Feb 18, 2016 rated it liked it  ·  review of another edition
Yes, I'm writing this review even as I'm reading this book, because I just couldn't wait to share my thoughts. For the right kind of audience (namely, people who write or people who know people who write) this book will have you in stitches. If you don't write or know anything about the writing process, well - you are left with a nearly incomprehensible (and getting worse by the chapter) novel. Me? I am enjoying every zany moment.

It's a very common writing exercise to pass a work-in-progress bac
Aug 02, 2012 rated it liked it  ·  review of another edition
Shelves: fiction, liked-it
Paul and Lacey are your average small town, twentysomethings, that live together, grow pot and find a headless corpse in the back yard.

Yup that's right they find a headless corpse in the back yard and since they don't want the authorities to be snooping around they do what any siblings would do...dump the body somewhere else. But when the body reappears they realize they are in way over there heads and as they try to unravel the mystery of who what where and why they uncover a small town full o
Amy Keyishian
Meh. This book tried to be clever, but more often it was just annoying. First problem: the structure involved two exes writing the book together, alternating chapters, and the idea was that each was somehow trying to screw the other one by messing up the plot as they searched for the ending together. First of all, that's not how you write a friggin book. Second of all, the assumption was that they would, I guess, merrily send the rough draft off to a publisher with no revisions. That made the wh ...more
Jennifer Rayment
The Good Stuff

One of the most truly unique ideas for a book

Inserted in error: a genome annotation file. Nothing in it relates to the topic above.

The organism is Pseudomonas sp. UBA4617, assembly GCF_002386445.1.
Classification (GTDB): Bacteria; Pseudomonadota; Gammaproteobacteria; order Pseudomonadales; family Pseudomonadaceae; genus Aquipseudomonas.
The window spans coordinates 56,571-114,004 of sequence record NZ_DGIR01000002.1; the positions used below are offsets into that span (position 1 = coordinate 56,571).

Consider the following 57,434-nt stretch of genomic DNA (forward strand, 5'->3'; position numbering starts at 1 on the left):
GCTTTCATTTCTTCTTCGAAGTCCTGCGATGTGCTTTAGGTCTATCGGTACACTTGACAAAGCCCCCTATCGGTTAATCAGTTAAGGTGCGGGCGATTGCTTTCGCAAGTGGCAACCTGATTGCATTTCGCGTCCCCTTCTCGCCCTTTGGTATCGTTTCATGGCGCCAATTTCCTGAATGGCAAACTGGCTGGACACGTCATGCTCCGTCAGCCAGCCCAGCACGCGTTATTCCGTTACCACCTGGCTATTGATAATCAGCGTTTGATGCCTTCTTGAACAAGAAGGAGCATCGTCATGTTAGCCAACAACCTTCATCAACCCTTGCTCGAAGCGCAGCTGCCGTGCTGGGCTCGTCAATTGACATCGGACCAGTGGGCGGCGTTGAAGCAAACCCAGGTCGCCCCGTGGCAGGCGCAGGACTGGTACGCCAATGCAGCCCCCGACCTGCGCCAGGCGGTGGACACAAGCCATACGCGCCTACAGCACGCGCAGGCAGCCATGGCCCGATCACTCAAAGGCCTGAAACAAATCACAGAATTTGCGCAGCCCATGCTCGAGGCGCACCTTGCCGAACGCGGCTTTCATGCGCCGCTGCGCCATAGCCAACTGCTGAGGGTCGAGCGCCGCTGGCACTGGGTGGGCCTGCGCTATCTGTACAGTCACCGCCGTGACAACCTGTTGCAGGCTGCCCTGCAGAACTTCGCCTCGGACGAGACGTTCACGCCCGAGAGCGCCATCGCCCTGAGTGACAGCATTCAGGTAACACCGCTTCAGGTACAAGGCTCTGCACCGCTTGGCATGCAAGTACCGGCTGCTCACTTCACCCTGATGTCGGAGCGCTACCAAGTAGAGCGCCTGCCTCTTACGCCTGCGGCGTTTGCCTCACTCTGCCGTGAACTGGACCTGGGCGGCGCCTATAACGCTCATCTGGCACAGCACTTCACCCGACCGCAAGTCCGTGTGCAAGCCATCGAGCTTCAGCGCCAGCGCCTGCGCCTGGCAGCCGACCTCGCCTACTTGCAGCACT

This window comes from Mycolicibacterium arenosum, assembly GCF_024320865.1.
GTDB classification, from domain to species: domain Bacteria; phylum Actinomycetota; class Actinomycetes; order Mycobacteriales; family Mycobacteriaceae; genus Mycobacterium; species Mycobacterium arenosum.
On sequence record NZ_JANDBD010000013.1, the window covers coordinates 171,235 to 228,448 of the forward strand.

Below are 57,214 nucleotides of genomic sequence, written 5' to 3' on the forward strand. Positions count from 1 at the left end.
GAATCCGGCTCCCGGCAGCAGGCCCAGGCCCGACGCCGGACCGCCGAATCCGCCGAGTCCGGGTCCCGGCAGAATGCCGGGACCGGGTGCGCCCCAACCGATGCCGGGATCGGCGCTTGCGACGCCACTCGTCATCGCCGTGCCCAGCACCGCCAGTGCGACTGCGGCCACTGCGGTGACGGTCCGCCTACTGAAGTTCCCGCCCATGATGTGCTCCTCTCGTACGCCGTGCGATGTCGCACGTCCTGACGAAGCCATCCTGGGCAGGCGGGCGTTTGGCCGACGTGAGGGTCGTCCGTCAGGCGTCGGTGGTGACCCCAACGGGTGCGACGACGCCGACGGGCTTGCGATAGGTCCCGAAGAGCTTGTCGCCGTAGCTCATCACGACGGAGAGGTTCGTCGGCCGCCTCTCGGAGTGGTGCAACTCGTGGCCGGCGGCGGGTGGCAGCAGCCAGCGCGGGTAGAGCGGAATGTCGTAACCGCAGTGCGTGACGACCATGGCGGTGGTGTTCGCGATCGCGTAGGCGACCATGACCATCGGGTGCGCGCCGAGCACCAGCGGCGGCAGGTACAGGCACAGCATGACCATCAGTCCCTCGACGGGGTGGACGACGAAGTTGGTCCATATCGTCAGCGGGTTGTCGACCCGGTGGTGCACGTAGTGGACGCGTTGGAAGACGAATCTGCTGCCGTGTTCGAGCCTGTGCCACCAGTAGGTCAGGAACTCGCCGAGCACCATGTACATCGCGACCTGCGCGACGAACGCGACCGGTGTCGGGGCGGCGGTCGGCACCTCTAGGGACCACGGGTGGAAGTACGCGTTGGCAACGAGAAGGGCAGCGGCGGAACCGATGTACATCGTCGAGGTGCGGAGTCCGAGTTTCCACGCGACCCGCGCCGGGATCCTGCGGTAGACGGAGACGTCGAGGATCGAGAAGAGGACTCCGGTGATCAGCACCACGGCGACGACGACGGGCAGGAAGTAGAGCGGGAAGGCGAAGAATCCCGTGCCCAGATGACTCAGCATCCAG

Unusual and quirky storyline
Love the notes from each of the author's after each chapter
Tons of twists and turns, you really have no idea what is going to happen next
Hilarious dialogue
The Not so Good Stuff

Overly quirky at times and it was like they were trying to hard for this
At times I thought the gimmicky idea for the authors letters back and forth saved a less than stellar and convoluted story - smart really
Honestly I just expected
Chad Meadows
Jan 20, 2013 rated it really liked it  ·  review of another edition
The best parts of this book were not a result of the characters or the plot twists. The best parts were watching the authors try and out-do one another. This book was written by Lisa Lutz and was co-authored by David Hayward. The two have some sort of past working relationship and also, what I am assuming is, a tumultuous romantic relationship. Why they would decide to work together on a novel,I have no idea. Regardless, I am glad that they did.

The chapters in this"whodunnit" murder mystery alte
May 20, 2011 rated it liked it  ·  review of another edition
Hah, I just saw this in my 'currently reading' file at Goodreads, though I finished it months ago. So here's a belated rating (based entirely on faulty, balky, demented memory).

Here's the thing. I loved all of Lisa Lutz's Spellman books, which were as fun and wacky as anything Evanovich put out (I recommend both authors whole-heartedly and even whole-kidneyly).

But this book falls a bit short, mostly due to her partner, David Hayward, who is also Lutz's ex-boyfriend, emphasis on the 'ex.'

The sto
Aug 09, 2015 rated it really liked it  ·  review of another edition
Brilliant farce! I really liked this. There is so much going on -- not only in the so-called crime book/mystery Lisa and David are writing, but also in the behind-the-scenes exchanges between the "authors" at the end of each chapter. The set-up for this aspect of the book is that the authors would each write a chapter and turn it over to the partner for the next chapter.

That much-parodied English class assignment is written to perfection showing the "authors" (who are fictionalized versions of